大家好, kia ora koutou and hello! Earlier this semester, I had the amazing opportunity to complete the AFS Global Competence Certificate (GCC) virtual programme, which across 4 weeks explored a range of intercultural theories and models designed to equip us with the knowledge, skills, and understanding to interact effectively in a global and cross-cultural environment.
In an increasingly diverse and fast-changing world, I think it is incredibly important to understand and embrace the differences in our society in all their forms and develop global competencies to help us navigate them. A great aspect of the AFS GCC was how tailored the educational material was to help us explore the tools to engage in open and appropriate and effective day-to-day interactions with people from different cultures. The programme comprised of self-paced modules, forum discussions and four live sessions with the qualified facilitator and students from all over Aotearoa as well as some from overseas. Due to its flexible nature, I really appreciated how I could complete the modules at my own pace while also studying my courses at university.
In this Global Competence Certificate program journey, I was able to develop greater self-awareness to better understand my own identity. I loved getting exposed to so many new concepts such as the Kolb’s experimental learning cycle, empathy, cultural value dimesnsions, Hammer’s intercultural conflict styles, privilege, and many more. The content included a series of examples and case studies that broadened my perspective on how others may experience certain events differently than I do, and how to use practical strategies and methods to connect with people from other cultures and backgrounds. With the new information freshly in our minds, I really enjoyed the engaging korero about diversity, inclusivity, and leadership which challenged us to think about how we could transfer this newfound knowledge into real life. 🌏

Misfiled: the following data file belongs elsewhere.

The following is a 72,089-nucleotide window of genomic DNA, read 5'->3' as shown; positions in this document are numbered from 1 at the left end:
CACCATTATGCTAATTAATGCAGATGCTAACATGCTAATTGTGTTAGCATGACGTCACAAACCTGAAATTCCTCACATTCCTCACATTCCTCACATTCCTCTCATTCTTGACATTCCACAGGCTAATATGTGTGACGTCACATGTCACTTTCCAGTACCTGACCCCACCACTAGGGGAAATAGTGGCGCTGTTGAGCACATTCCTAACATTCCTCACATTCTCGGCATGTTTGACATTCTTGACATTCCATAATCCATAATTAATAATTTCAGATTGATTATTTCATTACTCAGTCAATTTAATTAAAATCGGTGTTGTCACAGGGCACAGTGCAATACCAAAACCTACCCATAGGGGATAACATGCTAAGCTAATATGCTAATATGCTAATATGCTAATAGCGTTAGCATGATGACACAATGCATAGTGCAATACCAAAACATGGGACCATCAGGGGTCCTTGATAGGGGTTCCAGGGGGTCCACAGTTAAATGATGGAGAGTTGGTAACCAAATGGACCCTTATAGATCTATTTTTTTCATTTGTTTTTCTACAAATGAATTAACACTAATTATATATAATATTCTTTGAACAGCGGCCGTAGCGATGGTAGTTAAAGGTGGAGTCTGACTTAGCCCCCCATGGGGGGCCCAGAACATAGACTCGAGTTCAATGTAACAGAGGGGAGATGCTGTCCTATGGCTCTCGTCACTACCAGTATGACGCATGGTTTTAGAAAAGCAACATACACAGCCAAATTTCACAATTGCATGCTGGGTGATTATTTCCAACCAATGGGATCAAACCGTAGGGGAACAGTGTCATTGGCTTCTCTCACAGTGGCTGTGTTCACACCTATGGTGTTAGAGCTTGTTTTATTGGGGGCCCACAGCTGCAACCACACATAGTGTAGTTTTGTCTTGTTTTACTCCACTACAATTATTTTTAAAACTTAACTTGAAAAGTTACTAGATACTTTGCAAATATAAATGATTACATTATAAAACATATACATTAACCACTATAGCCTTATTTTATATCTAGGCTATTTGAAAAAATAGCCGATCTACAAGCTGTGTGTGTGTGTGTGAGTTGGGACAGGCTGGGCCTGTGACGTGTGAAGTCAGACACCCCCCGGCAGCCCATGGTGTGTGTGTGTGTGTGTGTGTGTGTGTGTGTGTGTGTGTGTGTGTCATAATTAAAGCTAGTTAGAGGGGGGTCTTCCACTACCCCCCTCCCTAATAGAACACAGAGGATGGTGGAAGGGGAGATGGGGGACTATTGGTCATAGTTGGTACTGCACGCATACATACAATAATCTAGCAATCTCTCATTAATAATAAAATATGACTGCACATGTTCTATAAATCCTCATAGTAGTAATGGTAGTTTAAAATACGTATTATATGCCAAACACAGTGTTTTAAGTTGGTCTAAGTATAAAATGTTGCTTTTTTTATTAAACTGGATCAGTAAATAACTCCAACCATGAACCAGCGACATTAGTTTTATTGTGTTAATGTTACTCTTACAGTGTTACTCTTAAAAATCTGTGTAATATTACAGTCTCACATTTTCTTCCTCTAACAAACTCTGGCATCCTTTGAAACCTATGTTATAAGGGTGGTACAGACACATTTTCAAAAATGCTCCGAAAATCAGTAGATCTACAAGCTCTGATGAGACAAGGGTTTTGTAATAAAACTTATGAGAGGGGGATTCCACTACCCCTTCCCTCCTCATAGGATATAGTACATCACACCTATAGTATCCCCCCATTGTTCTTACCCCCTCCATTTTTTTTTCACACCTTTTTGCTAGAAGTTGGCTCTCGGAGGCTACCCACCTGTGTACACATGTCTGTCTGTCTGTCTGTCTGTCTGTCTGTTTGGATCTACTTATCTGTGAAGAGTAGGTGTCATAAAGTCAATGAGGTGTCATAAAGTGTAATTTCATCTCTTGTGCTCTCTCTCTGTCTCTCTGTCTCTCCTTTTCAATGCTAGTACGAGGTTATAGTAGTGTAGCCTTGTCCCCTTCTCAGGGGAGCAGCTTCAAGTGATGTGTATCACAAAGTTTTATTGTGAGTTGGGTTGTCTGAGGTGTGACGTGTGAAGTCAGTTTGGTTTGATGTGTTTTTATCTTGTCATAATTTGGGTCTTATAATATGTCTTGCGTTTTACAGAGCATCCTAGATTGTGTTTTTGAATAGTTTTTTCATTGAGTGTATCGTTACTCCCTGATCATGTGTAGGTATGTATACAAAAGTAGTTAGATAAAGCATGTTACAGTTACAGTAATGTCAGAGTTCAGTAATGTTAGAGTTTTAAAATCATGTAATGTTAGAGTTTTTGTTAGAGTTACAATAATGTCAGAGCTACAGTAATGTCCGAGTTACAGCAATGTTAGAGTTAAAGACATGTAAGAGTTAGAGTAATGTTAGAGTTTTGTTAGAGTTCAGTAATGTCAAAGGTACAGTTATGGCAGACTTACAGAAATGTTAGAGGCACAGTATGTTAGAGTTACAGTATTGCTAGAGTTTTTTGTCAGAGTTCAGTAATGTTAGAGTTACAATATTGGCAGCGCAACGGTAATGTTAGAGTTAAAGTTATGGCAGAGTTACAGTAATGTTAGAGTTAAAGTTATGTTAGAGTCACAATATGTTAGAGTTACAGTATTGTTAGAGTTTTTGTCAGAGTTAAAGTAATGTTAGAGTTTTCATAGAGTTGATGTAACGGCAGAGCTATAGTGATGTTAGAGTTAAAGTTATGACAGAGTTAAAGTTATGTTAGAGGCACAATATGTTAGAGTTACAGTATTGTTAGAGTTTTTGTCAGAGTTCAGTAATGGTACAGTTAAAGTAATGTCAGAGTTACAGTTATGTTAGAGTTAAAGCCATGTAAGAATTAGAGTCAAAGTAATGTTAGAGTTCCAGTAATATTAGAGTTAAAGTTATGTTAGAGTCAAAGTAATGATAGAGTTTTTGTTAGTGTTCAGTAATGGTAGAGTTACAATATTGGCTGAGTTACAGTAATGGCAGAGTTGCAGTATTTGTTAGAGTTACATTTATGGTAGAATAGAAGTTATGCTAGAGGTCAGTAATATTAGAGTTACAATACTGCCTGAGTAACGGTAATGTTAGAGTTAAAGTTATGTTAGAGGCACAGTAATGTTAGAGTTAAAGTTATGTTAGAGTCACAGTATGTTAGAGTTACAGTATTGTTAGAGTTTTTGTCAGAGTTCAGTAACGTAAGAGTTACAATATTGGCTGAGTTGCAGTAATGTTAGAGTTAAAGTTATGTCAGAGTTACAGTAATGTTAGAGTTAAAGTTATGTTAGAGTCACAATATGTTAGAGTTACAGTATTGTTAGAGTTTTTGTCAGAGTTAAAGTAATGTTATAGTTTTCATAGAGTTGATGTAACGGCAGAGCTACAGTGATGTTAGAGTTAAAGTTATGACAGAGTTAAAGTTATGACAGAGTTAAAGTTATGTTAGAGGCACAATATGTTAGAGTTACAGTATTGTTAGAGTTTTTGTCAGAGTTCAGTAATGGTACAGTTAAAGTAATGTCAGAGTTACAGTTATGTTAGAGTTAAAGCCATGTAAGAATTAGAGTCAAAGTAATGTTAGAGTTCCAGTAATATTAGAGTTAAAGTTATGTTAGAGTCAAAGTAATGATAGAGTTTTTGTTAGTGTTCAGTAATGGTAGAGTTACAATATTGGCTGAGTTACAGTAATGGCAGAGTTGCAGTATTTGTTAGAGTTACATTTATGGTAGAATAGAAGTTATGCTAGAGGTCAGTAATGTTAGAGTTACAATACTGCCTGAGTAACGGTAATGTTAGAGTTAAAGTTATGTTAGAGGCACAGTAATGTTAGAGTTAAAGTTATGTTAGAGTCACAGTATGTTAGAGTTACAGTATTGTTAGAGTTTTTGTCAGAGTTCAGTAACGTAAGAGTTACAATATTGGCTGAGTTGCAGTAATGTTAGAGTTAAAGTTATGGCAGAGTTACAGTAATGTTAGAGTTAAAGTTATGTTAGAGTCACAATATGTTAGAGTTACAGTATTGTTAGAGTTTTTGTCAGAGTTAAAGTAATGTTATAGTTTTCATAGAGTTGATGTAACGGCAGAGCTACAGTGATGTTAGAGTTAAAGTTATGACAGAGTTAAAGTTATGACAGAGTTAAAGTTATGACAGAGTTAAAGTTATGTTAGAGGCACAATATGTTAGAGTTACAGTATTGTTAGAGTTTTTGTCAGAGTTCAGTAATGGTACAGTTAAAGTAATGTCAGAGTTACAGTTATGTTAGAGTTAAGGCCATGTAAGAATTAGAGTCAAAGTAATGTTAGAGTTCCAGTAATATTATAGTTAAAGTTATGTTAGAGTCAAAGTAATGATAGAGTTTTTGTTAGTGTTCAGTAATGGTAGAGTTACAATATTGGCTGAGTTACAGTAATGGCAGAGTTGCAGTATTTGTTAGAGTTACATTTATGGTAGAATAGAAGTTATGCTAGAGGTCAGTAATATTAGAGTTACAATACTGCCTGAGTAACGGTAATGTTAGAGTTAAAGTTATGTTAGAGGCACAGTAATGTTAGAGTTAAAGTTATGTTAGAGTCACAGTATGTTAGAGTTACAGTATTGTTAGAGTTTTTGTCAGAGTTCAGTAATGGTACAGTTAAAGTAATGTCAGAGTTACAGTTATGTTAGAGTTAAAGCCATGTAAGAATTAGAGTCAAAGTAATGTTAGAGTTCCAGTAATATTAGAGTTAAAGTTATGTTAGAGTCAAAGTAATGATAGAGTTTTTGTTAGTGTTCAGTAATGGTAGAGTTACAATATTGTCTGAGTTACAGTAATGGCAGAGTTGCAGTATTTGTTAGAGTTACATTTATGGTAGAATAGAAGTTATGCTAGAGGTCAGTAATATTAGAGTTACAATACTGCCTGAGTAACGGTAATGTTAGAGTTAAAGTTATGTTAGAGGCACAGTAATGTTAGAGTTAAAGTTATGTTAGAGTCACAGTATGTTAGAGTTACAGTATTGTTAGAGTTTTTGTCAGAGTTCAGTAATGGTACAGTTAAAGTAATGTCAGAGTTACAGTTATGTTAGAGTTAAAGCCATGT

From growing my self awareness, awareness of others, emotional intelligence, and building bridges to others, the modules guided me to understand the impact of differences within my team or communities. In particular, getting to know the concept of privilege and how it shapes our access to opportunities and the barriers we face in life, has widen my perspectives in examining glocal intercultural issues. The AFS GCC has really complemented my studies at the University of Auckland and personal aspirations of creating more equity in our society through collective social actions.
Overall, the programme has helped me to not only expand my network with other students from different parts of the world, but to really embrace our differences as our greatest strength and seek understanding as our greatest gift. Through mutual listening and sharing of our ideas, reflections and learning, I was able to become a more confident individual with a real sense of whanaungatanga (kinship) in the global commmunity. Having witnessed how empowered and passionate everyone was by the end of our last live session, I truly encourage more students to seize the opportunity to partake in such a programme, meet like-minded and inspiring friends to become global citizens together!